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Play for the jersey or you won't be at Hearts for long, warns Jim Jefferies

Published Date: 04 February 2010
IF THE size of the task facing Jim Jefferies has been highlighted emphatically by successive 1-0 defeats to St Johnstone and St Mirren since he returned to Tynecastle on Friday evening, the Hearts manager's bullish response to the latter of those two setbacks has at least offered a semblance of optimism for supporters that he can weed out the apathy which has eroded the team over the past few years.
After seeing their last hope of silverware evaporate at Fir Park on Tuesday night, there appears, at first glance, little left to rouse Hearts' beleaguered supporters other than the hardly-enthralling prospect of ensuring a top-six finish. The feelgood factor which met Jefferies' return has been diluted significantly by events of the past few days, but in reality not a lot has changed other than the fact Hearts' lengthy League Cup famine has been extended by another year. Jose Goncalves has also signalled his intention to leave Tynecastle when his contract expires in the summer, but for a man as passionate about Hearts as Jefferies, the prospect of leaving out a well-paid foreigner who doesn't want to commit himself to the club is water off a duck's back.

If anything, it could be seen as a blessing that Hearts have performed so meekly in Jefferies' two games in charge as he has now surely seen them hit rock-bottom. For all that Csaba Laszlo had done well to wring out some hard-fought, but utterly tedious, victories in the closing months of his reign, it was hard to escape the notion that the club was once again meandering towards implosion. Depression had set in at Riccarton and most of the players were instantly lifted by the arrival of Jefferies and his trusty cohorts Billy Brown and Gary Locke. Jefferies was astonished by the lack of spirit and morale in the squad he inherited and the new management team privately knew it would take a gargantuan effort to haul this downtrodden group of players past a St Mirren side who collectively had a greater grasp of the magnitude of the occasion.

So, while Tuesday's defeat has induced panic in some down Gorgie way, for Jefferies it merely underlines what he already knew: massive change is required, particularly in the attitude of his players.

Aware of the constraints on him, Jefferies will be willing to give everyone – even those perceived as overpaid underachievers – a fresh chance to prove themselves in what will surely be a more harmonious environment. However, he made clear in the aftermath of the semi-final defeat that he won't tolerate anyone failing to appreciate the importance of playing for the club he supported as a boy, captained as a player and is now managing for a second time.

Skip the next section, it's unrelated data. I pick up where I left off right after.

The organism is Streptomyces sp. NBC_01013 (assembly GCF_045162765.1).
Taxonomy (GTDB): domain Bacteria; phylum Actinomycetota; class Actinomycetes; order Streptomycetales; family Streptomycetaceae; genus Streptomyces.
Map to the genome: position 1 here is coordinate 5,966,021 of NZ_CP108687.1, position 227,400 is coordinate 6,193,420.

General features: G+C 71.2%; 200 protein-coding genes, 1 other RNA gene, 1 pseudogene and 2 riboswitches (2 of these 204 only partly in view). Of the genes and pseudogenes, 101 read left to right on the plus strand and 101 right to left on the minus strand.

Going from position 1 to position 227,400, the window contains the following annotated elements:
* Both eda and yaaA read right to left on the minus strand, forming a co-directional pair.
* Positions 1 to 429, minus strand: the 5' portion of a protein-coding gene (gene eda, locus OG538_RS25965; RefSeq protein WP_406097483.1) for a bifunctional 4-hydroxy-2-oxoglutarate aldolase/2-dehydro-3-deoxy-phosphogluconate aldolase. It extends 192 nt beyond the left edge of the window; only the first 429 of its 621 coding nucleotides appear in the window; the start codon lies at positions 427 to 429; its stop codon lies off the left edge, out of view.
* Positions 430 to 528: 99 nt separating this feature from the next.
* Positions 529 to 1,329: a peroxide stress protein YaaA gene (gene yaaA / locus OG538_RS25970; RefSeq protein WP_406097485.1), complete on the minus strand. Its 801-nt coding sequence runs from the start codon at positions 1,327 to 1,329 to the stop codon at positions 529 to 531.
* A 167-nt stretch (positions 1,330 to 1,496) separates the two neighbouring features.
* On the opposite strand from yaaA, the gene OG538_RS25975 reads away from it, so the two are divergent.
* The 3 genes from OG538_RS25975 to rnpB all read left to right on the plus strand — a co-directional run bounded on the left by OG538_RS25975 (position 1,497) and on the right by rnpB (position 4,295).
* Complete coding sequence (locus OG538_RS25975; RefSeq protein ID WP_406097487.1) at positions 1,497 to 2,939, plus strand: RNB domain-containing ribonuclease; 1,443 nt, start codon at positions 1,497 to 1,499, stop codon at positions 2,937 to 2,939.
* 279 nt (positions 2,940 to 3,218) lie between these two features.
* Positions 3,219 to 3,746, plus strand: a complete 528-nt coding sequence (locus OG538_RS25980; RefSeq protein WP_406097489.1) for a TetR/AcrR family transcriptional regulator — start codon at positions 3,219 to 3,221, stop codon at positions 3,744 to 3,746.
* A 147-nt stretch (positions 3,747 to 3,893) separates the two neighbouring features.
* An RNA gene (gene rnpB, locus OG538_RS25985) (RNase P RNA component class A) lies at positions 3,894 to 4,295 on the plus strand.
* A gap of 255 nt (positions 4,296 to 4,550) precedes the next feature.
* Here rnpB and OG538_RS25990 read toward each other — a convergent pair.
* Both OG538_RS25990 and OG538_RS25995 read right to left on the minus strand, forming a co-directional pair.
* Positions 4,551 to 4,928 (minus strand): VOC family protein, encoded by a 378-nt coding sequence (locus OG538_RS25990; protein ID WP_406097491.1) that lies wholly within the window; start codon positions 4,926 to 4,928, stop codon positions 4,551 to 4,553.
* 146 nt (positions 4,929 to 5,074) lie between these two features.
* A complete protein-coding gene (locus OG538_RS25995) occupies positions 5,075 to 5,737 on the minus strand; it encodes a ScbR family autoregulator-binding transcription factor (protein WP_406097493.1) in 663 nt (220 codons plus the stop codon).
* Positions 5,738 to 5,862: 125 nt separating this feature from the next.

He illustrated this point by revealing that Goncalves will not be used between now and the end of the season unless he has a change of heart about staying with the club. "The situation is quite simple," he said. "I've said to him I want him to stay. But I think his mindset is that he wants to move on from here and I would rather work with players that want to be here. End of story.

"He's a nice guy and a good player. I told him I would love him to stay here. But now I would prefer to work with guys who will be here with us and it is now up to Jose if that is going to change. If he makes it known to me that he does want to stay here then I will welcome him back. But until he makes that decision I will get on with players who are committed to Hearts."

Sticking with the theme of commitment to the cause, Jefferies issued a warning to any others in the same boat as Goncalves who may be pondering a future away from Tynecastle. "I want players who want to play for Hearts and that's the message I'll be getting across," he continued.

"There's not a lot I can do about the quality at the moment, but what I will do is try and help them improve. And one thing I can assure the Hearts supporters is I'll make sure this group of players play for the jersey. If they don't they won't be here."

So what will happen to Goncalves if this stand-off continues? By the looks of things he'll either be frozen out, as the likes of Andy Webster and Julien Brellier were previously, or he'll have to find a new club in a country where the transfer window is still open.

"He has a chance of getting into the Portugal squad for the World Cup finals so what would you do?" Jefferies said. "I would chap on my door and say I want to stay here, there's my commitment, and I'll go and be a good player for you because it will help me get to the World Cup. If he is not going to be here then there are other parts of the world where the transfer window is open and the club should consider that."

Taken from the Scotsman

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